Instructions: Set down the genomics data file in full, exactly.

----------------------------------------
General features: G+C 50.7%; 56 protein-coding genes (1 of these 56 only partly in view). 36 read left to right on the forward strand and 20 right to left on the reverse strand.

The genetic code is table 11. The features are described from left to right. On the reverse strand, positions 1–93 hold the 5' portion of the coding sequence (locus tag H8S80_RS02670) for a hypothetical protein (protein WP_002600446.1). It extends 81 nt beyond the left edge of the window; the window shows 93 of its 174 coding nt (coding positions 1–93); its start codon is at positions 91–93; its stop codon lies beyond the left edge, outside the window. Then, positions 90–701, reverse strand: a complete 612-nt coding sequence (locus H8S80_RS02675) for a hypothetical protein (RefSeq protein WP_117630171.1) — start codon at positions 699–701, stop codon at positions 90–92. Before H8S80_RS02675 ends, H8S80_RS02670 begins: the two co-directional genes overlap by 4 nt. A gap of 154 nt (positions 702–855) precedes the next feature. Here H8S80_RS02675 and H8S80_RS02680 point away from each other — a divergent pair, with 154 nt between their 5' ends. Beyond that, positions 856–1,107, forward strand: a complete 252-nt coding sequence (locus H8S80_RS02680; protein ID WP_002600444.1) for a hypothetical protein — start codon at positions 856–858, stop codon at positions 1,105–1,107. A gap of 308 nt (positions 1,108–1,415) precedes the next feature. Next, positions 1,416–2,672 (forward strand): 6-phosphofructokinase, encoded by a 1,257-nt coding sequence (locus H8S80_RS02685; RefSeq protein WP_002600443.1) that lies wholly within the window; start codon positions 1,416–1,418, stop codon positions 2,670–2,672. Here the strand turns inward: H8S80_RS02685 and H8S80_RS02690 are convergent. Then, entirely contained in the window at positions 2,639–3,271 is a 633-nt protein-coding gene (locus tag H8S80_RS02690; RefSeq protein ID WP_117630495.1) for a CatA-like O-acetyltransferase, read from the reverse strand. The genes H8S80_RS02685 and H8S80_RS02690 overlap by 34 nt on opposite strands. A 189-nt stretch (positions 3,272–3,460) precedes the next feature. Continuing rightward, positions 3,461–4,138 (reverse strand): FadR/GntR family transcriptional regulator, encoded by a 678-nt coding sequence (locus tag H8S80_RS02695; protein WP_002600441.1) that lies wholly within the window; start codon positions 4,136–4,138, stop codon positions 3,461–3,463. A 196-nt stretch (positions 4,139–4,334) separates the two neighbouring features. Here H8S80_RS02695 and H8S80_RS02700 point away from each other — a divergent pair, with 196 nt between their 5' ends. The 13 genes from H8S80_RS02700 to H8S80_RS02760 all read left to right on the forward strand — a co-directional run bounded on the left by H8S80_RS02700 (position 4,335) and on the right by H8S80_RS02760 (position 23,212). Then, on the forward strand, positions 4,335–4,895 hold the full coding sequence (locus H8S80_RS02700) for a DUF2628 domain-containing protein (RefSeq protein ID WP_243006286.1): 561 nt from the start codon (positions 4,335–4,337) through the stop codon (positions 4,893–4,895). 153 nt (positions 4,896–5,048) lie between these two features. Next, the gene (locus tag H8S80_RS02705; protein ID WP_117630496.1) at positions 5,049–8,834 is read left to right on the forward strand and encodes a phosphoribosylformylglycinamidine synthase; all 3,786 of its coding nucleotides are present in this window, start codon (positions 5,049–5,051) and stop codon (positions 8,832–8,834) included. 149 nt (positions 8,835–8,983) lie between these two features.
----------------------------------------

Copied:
General features: G+C 50.7%; 56 protein-coding genes (1 of these 56 only partly in view). 36 read left to right on the forward strand and 20 right to left on the reverse strand.

The genetic code is table 11. The features are described from left to right. On the reverse strand, positions 1–93 hold the 5' portion of the coding sequence (locus tag H8S80_RS02670) for a hypothetical protein (protein WP_002600446.1). It extends 81 nt beyond the left edge of the window; the window shows 93 of its 174 coding nt (coding positions 1–93); its start codon is at positions 91–93; its stop codon lies beyond the left edge, outside the window. Then, positions 90–701, reverse strand: a complete 612-nt coding sequence (locus H8S80_RS02675) for a hypothetical protein (RefSeq protein WP_117630171.1) — start codon at positions 699–701, stop codon at positions 90–92. Before H8S80_RS02675 ends, H8S80_RS02670 begins: the two co-directional genes overlap by 4 nt. A gap of 154 nt (positions 702–855) precedes the next feature. Here H8S80_RS02675 and H8S80_RS02680 point away from each other — a divergent pair, with 154 nt between their 5' ends. Beyond that, positions 856–1,107, forward strand: a complete 252-nt coding sequence (locus H8S80_RS02680; protein ID WP_002600444.1) for a hypothetical protein — start codon at positions 856–858, stop codon at positions 1,105–1,107. A gap of 308 nt (positions 1,108–1,415) precedes the next feature. Next, positions 1,416–2,672 (forward strand): 6-phosphofructokinase, encoded by a 1,257-nt coding sequence (locus H8S80_RS02685; RefSeq protein WP_002600443.1) that lies wholly within the window; start codon positions 1,416–1,418, stop codon positions 2,670–2,672. Here the strand turns inward: H8S80_RS02685 and H8S80_RS02690 are convergent. Then, entirely contained in the window at positions 2,639–3,271 is a 633-nt protein-coding gene (locus tag H8S80_RS02690; RefSeq protein ID WP_117630495.1) for a CatA-like O-acetyltransferase, read from the reverse strand. The genes H8S80_RS02685 and H8S80_RS02690 overlap by 34 nt on opposite strands. A 189-nt stretch (positions 3,272–3,460) precedes the next feature. Continuing rightward, positions 3,461–4,138 (reverse strand): FadR/GntR family transcriptional regulator, encoded by a 678-nt coding sequence (locus tag H8S80_RS02695; protein WP_002600441.1) that lies wholly within the window; start codon positions 4,136–4,138, stop codon positions 3,461–3,463. A 196-nt stretch (positions 4,139–4,334) separates the two neighbouring features. Here H8S80_RS02695 and H8S80_RS02700 point away from each other — a divergent pair, with 196 nt between their 5' ends. The 13 genes from H8S80_RS02700 to H8S80_RS02760 all read left to right on the forward strand — a co-directional run bounded on the left by H8S80_RS02700 (position 4,335) and on the right by H8S80_RS02760 (position 23,212). Then, on the forward strand, positions 4,335–4,895 hold the full coding sequence (locus H8S80_RS02700) for a DUF2628 domain-containing protein (RefSeq protein ID WP_243006286.1): 561 nt from the start codon (positions 4,335–4,337) through the stop codon (positions 4,893–4,895). 153 nt (positions 4,896–5,048) lie between these two features. Next, the gene (locus tag H8S80_RS02705; protein ID WP_117630496.1) at positions 5,049–8,834 is read left to right on the forward strand and encodes a phosphoribosylformylglycinamidine synthase; all 3,786 of its coding nucleotides are present in this window, start codon (positions 5,049–5,051) and stop codon (positions 8,832–8,834) included. 149 nt (positions 8,835–8,983) lie between these two features.